‘Subjects I consider’d as Writers do’ – Hogarth
There’s a well known connection between Hogarth and the writer John Gay, in terms of illustrations to Gay’s highly successful play The Beggar’s Opera. Rather less well known are the connections between Hogarth and Gay’s poem Trivia, published in 1716, about the art of walking the streets of London. Hogarth didn’t illustrate this, there’s no evidence he read it, and I don’t claim that the poem is an influence. Rather, I think the relationship between Gay’s poem and some of Hogarth’s work is worth exploring, and for two reasons. The first is that if we think in terms of influences, we lose sight of affinities. Gay may or may not be a source for some of Hogarth’s ideas, but his poem was a text which helped shape the depiction of cityscapes: almost certainly Hogarth knew it. Rather than talk of an influence, I think we can talk of a confluence. The second reason is that in the eighteenth century, if we think of poetry, drama, painting and so on as separate arts, we miss their interdependence, and what they share. Engravings in the period are often very textual; poetry is often pictorially descriptive, and both visual and written satires are staged in terms of scenes and characters, sharing types and techniques. Peter Wagner suggests we should think in terms of a common genre, what he calls ‘iconotexts’, to stress the mutual interdependence between word and image. ‘Reading’ is a term common to both modes, and one used by admirers of Hogarth nearer to his own time than us. So Charles Lamb argued, ‘His graphic representations are indeed books: they have the teeming, fruitful, suggestive meaning of words. Other pictures we look at –- his prints we read.’ Usually critics invoke the eighteenth-century novel as analogue, but we should not forget poets too –- like Samuel Butler, whose poem Hudibras Hogarth did illustrate, and Swift, among the volumes on which Hogarth leans in his self-portrait of 1745, and Gay. When Henry Fielding praised Hogarth in his 1749 novel Tom Jones, as the master of gradations between character and caricature, he was celebrating Hogarth not so much as a progenitor as the best enabler of a mutual comic language, to which Gay was also a contributor. As Hogarth wrote on A Midnight Modern Conversation, ‘Prints should be priz’d as Authors should be read,/ We sharply smile prevailing Folly dead’.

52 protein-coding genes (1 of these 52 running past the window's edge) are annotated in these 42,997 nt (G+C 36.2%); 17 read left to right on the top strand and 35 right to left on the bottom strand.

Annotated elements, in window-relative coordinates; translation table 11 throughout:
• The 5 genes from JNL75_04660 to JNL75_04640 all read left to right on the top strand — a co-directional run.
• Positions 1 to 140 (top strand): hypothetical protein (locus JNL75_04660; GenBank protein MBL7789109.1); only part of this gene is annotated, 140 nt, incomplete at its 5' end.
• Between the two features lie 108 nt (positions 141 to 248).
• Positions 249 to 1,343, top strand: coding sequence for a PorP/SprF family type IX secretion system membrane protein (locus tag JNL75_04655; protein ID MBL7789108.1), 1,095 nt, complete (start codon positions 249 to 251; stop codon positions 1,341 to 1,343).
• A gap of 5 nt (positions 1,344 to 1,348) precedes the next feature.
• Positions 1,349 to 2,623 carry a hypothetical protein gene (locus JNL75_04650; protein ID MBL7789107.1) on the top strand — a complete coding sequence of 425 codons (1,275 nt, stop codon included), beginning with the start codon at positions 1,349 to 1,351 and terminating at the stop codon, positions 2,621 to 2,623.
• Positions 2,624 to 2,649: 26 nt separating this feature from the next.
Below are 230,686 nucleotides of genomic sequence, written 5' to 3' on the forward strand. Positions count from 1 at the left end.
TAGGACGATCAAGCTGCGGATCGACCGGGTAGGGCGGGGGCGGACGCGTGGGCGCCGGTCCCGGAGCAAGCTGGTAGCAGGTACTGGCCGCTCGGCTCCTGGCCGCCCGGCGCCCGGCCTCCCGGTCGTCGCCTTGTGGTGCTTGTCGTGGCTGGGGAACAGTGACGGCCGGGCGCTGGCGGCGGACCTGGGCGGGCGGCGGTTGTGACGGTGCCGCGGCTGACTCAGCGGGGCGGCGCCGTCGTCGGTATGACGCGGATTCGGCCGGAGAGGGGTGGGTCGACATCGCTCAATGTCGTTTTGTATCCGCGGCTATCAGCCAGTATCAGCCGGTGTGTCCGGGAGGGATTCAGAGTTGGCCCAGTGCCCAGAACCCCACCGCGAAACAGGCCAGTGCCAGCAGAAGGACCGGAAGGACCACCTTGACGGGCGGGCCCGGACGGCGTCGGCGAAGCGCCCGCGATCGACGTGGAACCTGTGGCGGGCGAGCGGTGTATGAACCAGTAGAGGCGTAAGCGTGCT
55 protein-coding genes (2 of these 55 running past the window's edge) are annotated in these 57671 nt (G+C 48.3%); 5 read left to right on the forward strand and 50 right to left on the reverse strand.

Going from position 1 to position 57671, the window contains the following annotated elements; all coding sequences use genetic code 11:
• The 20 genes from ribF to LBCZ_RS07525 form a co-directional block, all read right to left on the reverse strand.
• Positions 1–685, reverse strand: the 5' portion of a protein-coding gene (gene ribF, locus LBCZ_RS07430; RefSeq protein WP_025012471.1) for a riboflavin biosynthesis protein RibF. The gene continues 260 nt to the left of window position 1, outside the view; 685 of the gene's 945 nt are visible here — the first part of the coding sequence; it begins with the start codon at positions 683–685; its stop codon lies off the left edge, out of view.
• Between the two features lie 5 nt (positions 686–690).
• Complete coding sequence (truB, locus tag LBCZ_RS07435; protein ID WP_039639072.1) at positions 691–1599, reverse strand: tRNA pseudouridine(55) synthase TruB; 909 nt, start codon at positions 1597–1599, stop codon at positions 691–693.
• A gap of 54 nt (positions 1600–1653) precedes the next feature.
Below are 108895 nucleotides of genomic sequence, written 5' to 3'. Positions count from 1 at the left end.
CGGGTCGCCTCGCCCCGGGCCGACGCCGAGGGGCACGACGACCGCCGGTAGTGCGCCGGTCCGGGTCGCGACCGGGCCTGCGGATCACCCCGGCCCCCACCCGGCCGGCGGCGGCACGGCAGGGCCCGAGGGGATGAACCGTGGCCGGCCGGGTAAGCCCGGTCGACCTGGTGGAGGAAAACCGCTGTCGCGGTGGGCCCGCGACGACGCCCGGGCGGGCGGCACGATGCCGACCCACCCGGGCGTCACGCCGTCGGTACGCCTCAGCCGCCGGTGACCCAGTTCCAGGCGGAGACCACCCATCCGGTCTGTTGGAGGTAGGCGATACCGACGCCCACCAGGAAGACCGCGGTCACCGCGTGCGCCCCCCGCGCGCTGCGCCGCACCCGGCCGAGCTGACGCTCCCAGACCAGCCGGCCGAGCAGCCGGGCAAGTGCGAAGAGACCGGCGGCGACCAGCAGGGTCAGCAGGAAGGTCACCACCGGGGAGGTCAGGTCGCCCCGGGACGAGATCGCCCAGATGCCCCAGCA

Gay’s biographer David Nokes argues ‘The interpenetration of the mundane and the heroic, so characteristic of eighteenth-century art, is … there in Hogarth’s painting[s]. When these are at their most realistic, they are also often at their most allusive; the cunningly observed domestic detail or street incident, taking ironic force from its recollection of an Old Master model.’ What he calls ‘this permeation of the real with the imaginary’ is shared by Gay and Hogarth in their depiction of London, in numerous ways. I want to discuss a selection, and suggest some ways in which Gay and Hogarth represent London as seductive, alarming and seductively alarming.
Trivia, or the Art of Walking the Streets of London was published in 1716. Gay hoped it would make him some money, and indeed it sold reasonably well, in a second edition the same year. The poem is organised into three books; the narrative combines sections of walking around London with some digressive episodes – one about the invention of the patten, an iron-ringed shoe which lifted its wearer a little above the mud, and one about a comic amour between Cloacina, goddess of the sewers, with a soil-remover, producing a lad who becomes the first boot-boy and cleans shoes at Charing Cross. There’s much about real London in the poem, but also unreal London, or London as a site of myths, a revenant of Rome, especially the Rome of Juvenal and Horace, whose satires inform some of the poem’s jokes, pastiches and parodies. The first book treats of the weather, and proper clothes to be worn –- overcoats, hats, umbrellas, stout shoes; the second, of city signs and life on the streets; the third, night-time traffic, shady activities, a scene of fire. Throughout Gay makes a joke out of advice literature, though some readers evidently absorbed straight the poem’s account of how to walk along crowded streets, what hazards to avoid, and how best to stay safe. The thread of danger and anxiety that runs through the poem is not all ironic or light –- to be seduced by the city may be a very real danger, however much that reality is treated with poetic licence. The dangers are found especially in two types of threat –- one from traffic, the other from people, in particular those who scratch a living off the streets, in the form of beggars, street-sellers and prostitutes. The poem’s protagonist is a little elusive –- male, seemingly on leisure rather than business, he negotiates the pitfalls of literal stumbles and faux pas as he walks around the Strand, Covent Garden, Holborn Hill and Pall Mall. Like Mr Spectator he observes; like a proto-flaneur, he listens. But for all the reality content of the poem, Gay treats much city life as literary –- sights and sounds are highly stylised, and events organised with reference to Virgil as much as 1716. The poem has been called an urban georgic, as if in the early eighteenth century the seduction of the city was able to displace that of the countryside.